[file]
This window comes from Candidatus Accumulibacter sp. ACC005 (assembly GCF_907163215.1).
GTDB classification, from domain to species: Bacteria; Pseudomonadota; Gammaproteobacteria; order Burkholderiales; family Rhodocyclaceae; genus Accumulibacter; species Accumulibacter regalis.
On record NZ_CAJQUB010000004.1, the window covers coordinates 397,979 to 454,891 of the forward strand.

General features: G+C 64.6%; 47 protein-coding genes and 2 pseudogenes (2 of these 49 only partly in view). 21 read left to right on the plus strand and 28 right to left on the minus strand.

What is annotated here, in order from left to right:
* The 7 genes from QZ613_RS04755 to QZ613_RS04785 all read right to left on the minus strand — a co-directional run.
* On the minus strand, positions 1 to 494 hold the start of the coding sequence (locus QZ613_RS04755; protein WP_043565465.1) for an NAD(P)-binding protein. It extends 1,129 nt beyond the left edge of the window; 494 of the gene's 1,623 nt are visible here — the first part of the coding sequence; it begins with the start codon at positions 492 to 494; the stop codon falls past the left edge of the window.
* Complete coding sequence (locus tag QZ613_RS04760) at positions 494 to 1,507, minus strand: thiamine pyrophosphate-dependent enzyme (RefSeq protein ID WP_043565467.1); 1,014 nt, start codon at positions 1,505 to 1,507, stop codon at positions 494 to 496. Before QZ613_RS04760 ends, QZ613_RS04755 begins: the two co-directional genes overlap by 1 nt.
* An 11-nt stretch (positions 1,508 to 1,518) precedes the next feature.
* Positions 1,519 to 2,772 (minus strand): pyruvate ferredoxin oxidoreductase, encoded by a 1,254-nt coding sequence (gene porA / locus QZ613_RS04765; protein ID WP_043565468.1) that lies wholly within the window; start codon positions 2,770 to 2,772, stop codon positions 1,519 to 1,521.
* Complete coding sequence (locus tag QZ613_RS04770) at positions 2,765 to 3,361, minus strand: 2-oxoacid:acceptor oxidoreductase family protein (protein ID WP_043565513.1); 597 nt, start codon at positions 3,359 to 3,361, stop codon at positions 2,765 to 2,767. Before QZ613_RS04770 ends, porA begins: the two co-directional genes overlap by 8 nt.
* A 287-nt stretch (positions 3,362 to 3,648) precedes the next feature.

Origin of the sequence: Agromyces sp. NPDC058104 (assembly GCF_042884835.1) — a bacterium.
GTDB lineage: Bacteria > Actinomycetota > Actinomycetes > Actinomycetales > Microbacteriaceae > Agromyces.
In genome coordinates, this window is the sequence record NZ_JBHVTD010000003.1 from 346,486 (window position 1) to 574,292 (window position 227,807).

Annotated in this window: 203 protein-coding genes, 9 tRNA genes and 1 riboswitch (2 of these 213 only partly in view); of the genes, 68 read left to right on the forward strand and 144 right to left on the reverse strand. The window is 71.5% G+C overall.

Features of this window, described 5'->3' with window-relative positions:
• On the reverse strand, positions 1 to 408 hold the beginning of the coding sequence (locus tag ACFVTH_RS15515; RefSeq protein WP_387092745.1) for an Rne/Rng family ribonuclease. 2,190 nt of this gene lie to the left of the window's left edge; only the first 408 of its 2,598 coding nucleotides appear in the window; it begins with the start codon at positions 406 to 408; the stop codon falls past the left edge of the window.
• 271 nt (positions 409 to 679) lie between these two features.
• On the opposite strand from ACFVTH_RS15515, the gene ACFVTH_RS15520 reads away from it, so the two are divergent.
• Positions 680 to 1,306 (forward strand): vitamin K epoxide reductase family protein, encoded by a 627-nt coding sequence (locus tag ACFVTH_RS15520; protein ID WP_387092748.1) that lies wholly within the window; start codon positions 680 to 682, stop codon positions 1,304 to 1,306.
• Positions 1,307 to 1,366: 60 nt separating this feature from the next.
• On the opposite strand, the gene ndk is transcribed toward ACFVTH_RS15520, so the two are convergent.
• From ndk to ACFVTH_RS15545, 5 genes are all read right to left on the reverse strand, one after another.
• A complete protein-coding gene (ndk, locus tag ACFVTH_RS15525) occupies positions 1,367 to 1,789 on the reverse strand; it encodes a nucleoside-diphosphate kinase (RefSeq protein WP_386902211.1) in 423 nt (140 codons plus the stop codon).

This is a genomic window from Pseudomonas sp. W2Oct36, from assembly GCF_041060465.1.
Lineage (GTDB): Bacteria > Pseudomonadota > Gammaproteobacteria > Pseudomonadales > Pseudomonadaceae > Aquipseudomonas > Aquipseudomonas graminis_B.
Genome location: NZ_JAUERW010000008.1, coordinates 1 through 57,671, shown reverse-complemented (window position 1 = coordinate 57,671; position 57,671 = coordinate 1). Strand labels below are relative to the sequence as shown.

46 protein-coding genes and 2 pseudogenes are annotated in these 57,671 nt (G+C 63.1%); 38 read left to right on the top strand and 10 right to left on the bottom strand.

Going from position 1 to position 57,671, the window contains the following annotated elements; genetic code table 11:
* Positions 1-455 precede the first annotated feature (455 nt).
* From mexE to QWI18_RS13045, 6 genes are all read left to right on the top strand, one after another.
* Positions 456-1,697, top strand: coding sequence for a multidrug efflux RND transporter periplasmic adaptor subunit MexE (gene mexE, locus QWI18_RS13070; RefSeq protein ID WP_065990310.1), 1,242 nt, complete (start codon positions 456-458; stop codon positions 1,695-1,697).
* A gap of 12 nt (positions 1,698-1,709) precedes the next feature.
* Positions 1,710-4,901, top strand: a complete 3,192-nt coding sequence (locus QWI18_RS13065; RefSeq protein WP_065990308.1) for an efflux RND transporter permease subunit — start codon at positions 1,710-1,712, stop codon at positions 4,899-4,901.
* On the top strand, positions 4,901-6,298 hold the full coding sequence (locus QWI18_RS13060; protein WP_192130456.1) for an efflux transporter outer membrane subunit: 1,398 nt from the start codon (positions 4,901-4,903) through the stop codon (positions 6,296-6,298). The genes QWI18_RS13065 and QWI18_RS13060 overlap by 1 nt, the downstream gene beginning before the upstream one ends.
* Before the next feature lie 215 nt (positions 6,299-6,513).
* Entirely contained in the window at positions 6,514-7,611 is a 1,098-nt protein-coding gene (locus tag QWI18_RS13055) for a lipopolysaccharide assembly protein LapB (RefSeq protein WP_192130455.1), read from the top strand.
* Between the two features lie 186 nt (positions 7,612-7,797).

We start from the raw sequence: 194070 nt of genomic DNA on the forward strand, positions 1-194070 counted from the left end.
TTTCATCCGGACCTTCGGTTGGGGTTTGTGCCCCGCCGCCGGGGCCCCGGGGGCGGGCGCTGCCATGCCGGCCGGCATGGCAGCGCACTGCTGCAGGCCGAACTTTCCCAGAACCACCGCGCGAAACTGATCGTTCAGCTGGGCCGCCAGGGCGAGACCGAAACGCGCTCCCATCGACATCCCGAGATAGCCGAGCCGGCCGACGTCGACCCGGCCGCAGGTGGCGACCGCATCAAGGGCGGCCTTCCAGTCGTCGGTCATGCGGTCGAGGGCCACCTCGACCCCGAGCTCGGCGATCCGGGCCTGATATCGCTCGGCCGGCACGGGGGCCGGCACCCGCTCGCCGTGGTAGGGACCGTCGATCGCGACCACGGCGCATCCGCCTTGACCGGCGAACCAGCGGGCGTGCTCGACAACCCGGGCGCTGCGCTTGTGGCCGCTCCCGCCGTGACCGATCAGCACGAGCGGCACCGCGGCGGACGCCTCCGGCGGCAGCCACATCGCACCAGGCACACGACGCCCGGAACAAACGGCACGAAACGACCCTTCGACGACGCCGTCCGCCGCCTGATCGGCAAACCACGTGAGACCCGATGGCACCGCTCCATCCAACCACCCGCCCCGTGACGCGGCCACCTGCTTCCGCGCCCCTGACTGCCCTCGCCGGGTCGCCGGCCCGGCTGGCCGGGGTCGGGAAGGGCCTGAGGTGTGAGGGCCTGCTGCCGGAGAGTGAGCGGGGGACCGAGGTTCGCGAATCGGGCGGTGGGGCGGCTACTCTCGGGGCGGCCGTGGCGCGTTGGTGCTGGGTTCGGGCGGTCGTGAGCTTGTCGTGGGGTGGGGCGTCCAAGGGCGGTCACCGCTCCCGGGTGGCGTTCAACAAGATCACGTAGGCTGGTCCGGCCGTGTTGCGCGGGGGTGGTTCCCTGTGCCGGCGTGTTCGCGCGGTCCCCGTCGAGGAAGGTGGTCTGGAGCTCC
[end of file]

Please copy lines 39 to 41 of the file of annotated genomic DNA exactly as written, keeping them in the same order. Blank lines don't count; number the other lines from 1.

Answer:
* Between the two features lie 186 nt (positions 7,612-7,797).

We start from the raw sequence: 194070 nt of genomic DNA on the forward strand, positions 1-194070 counted from the left end.
TTTCATCCGGACCTTCGGTTGGGGTTTGTGCCCCGCCGCCGGGGCCCCGGGGGCGGGCGCTGCCATGCCGGCCGGCATGGCAGCGCACTGCTGCAGGCCGAACTTTCCCAGAACCACCGCGCGAAACTGATCGTTCAGCTGGGCCGCCAGGGCGAGACCGAAACGCGCTCCCATCGACATCCCGAGATAGCCGAGCCGGCCGACGTCGACCCGGCCGCAGGTGGCGACCGCATCAAGGGCGGCCTTCCAGTCGTCGGTCATGCGGTCGAGGGCCACCTCGACCCCGAGCTCGGCGATCCGGGCCTGATATCGCTCGGCCGGCACGGGGGCCGGCACCCGCTCGCCGTGGTAGGGACCGTCGATCGCGACCACGGCGCATCCGCCTTGACCGGCGAACCAGCGGGCGTGCTCGACAACCCGGGCGCTGCGCTTGTGGCCGCTCCCGCCGTGACCGATCAGCACGAGCGGCACCGCGGCGGACGCCTCCGGCGGCAGCCACATCGCACCAGGCACACGACGCCCGGAACAAACGGCACGAAACGACCCTTCGACGACGCCGTCCGCCGCCTGATCGGCAAACCACGTGAGACCCGATGGCACCGCTCCATCCAACCACCCGCCCCGTGACGCGGCCACCTGCTTCCGCGCCCCTGACTGCCCTCGCCGGGTCGCCGGCCCGGCTGGCCGGGGTCGGGAAGGGCCTGAGGTGTGAGGGCCTGCTGCCGGAGAGTGAGCGGGGGACCGAGGTTCGCGAATCGGGCGGTGGGGCGGCTACTCTCGGGGCGGCCGTGGCGCGTTGGTGCTGGGTTCGGGCGGTCGTGAGCTTGTCGTGGGGTGGGGCGTCCAAGGGCGGTCACCGCTCCCGGGTGGCGTTCAACAAGATCACGTAGGCTGGTCCGGCCGTGTTGCGCGGGGGTGGTTCCCTGTGCCGGCGTGTTCGCGCGGTCCCCGTCGAGGAAGGTGGTCTGGAGCTCC